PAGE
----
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Should I get a Subprime Loan?

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  • Written By: Tricia Ellis-Christensen
  • Edited By: Bronwyn Harris
  • Last Modified Date: 16 November 2016
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The term subprime loan is somewhat confusing. Since sub means below, it would be reasonable to assume that a subprime loan is desirable as being below the prime rate of interest offered at a given time. In fact, the opposite is true. The subprime loan is offered at above the prime interest rate, usually because a person’s credit rating is less than perfect and represents a greater risk of the lender not being repaid. This means the person pays more interest on money borrowed instead of less.

Prime is considered the interest rate at which banks and other lenders will offer loans to customers with the best credit rating. Not all lenders can qualify for the best rates, and these rates will vary considerably based on the market and the type of loan. A subprime loan can also vary considerably. In fact, most financial advisors suggest shopping around if you can only qualify for a subprime loan since each lender may have different criteria for determining credit worthiness.

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Some financial experts also advise not taking a loan if you can only get one at a subprime rate, since you will ultimately pay more in interest than for loans you can get at a prime rate. However, in some cases, it still makes sense to get a subprime loan if the money is really necessary and there is not other way to pay off debts. With the fall in the price of homes in some areas starting in 2006, some people who would have been considered for a subprime loan may not be able to get one.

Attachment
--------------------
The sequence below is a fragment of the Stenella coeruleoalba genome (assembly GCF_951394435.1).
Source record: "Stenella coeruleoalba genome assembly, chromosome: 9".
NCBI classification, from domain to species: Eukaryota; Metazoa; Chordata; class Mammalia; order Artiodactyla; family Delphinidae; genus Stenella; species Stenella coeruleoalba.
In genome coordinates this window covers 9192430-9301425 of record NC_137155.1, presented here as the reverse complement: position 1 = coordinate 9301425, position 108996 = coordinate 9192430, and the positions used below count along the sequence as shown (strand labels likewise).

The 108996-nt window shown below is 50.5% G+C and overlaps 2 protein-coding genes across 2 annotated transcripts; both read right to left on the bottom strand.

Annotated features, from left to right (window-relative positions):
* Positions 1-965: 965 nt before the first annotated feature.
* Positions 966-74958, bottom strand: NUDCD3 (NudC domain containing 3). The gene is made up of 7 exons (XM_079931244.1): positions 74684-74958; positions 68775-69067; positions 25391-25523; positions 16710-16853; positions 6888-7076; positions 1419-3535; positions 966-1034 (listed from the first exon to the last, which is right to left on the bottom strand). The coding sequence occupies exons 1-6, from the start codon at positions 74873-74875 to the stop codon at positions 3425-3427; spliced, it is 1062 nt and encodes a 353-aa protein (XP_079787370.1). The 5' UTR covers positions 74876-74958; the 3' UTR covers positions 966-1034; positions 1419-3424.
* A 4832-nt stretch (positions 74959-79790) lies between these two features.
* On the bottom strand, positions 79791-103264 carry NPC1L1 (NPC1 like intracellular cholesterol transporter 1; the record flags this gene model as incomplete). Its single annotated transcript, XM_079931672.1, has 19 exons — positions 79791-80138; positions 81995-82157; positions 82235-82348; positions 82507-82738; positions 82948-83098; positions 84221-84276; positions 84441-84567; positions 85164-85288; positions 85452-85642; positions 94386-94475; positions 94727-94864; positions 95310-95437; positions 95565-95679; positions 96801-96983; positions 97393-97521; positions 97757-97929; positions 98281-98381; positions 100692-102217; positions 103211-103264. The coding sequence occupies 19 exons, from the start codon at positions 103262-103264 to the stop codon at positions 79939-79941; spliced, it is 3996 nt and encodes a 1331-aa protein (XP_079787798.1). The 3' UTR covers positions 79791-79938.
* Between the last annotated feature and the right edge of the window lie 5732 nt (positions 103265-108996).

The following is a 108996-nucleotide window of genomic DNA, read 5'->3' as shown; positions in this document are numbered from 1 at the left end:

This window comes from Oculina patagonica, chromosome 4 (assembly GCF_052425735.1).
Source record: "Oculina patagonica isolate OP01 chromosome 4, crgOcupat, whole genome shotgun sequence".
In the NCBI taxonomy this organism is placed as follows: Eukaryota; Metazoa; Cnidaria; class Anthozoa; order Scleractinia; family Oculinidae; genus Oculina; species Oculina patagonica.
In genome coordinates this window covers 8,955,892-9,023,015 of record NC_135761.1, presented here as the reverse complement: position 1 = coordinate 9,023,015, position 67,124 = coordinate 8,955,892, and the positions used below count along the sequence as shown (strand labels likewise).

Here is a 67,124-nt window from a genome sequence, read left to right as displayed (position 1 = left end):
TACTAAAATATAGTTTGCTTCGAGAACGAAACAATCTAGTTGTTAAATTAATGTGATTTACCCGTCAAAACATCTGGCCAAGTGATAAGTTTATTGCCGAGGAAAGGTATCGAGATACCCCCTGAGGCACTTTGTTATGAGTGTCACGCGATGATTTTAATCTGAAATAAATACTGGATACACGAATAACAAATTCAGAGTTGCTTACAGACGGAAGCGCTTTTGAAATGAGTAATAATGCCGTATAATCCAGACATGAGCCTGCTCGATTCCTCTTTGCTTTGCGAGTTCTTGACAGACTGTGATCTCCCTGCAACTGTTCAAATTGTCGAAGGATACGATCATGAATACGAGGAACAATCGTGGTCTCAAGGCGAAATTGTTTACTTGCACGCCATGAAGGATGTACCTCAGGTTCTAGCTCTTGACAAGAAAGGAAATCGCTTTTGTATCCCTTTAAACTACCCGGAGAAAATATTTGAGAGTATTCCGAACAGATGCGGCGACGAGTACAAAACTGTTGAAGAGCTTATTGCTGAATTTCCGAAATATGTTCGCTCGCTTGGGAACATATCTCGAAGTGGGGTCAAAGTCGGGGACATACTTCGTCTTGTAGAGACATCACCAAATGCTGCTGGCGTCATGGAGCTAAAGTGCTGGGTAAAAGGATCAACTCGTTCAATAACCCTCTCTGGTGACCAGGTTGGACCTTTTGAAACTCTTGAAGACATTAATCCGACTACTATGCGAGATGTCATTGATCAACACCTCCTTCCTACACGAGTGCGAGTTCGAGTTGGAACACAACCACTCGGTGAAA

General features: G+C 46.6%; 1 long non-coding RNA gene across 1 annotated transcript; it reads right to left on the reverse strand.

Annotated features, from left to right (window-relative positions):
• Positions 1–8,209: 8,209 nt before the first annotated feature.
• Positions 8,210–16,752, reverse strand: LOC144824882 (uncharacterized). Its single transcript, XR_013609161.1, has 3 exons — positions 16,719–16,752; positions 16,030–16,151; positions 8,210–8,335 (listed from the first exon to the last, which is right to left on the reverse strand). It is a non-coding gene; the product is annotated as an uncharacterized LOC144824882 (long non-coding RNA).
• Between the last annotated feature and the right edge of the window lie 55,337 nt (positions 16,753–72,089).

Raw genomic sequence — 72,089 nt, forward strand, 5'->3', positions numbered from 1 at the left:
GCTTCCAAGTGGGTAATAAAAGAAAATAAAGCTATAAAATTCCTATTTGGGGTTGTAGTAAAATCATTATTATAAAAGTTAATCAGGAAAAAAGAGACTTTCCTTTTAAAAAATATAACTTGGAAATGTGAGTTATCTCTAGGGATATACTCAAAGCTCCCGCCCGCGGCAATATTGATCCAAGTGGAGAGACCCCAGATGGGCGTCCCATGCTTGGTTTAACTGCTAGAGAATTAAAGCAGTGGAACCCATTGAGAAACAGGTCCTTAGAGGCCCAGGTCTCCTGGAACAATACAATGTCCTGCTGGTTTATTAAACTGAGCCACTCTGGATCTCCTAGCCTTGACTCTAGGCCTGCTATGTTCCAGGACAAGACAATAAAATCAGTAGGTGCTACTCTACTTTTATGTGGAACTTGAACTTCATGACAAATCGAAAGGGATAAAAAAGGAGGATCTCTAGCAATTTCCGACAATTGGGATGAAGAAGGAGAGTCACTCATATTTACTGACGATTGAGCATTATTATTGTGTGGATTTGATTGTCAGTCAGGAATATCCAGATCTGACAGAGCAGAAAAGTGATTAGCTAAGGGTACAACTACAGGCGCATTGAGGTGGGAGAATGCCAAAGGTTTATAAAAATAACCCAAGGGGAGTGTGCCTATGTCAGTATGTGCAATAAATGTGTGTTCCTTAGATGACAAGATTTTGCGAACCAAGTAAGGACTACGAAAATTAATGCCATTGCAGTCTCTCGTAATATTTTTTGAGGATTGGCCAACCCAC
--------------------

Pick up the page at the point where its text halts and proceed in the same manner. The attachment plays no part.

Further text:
A number of lenders have focused on loaning money at subprime rates to borrowers with less than perfect credit. The ideal for many of these borrowers, purchasing homes in 2004-2005, was that real estate was booming, and that in a few years of establishing credit worthiness, borrowers would be able to refinance their homes at lower rates. Some took out interest-only loans with high subprime rates, which meant they were not accruing any equity in their homes.

Instead of the housing boom continuing, a significant drop in home values occurred in 2006 and 2007. Many people were unable to refinance their homes for a lower rate, and people with interest-only loans were stuck with greater payments than they could afford, and homes that were actually worth less than they were at time of purchase. The subprime rate didn’t help matters and many people were forced to sell their homes or default on their loans. This situation has caused concern among lenders whose primary customers are those with subprime loans. A high number of defaults on loans due to inability to make high payments have resulted in lenders with less money to lend, and fewer profits.

In 2007, certain lenders instituted more rigid criteria for obtaining a subprime loan, and also have increased the interest rates at which money can be borrowed. This translates to fewer home sales, a continued drop in retail values of homes and a stagnant housing market. On the other hand, making it harder to get a subprime loan may save some people money and create incentives for them to increase their credit scores.

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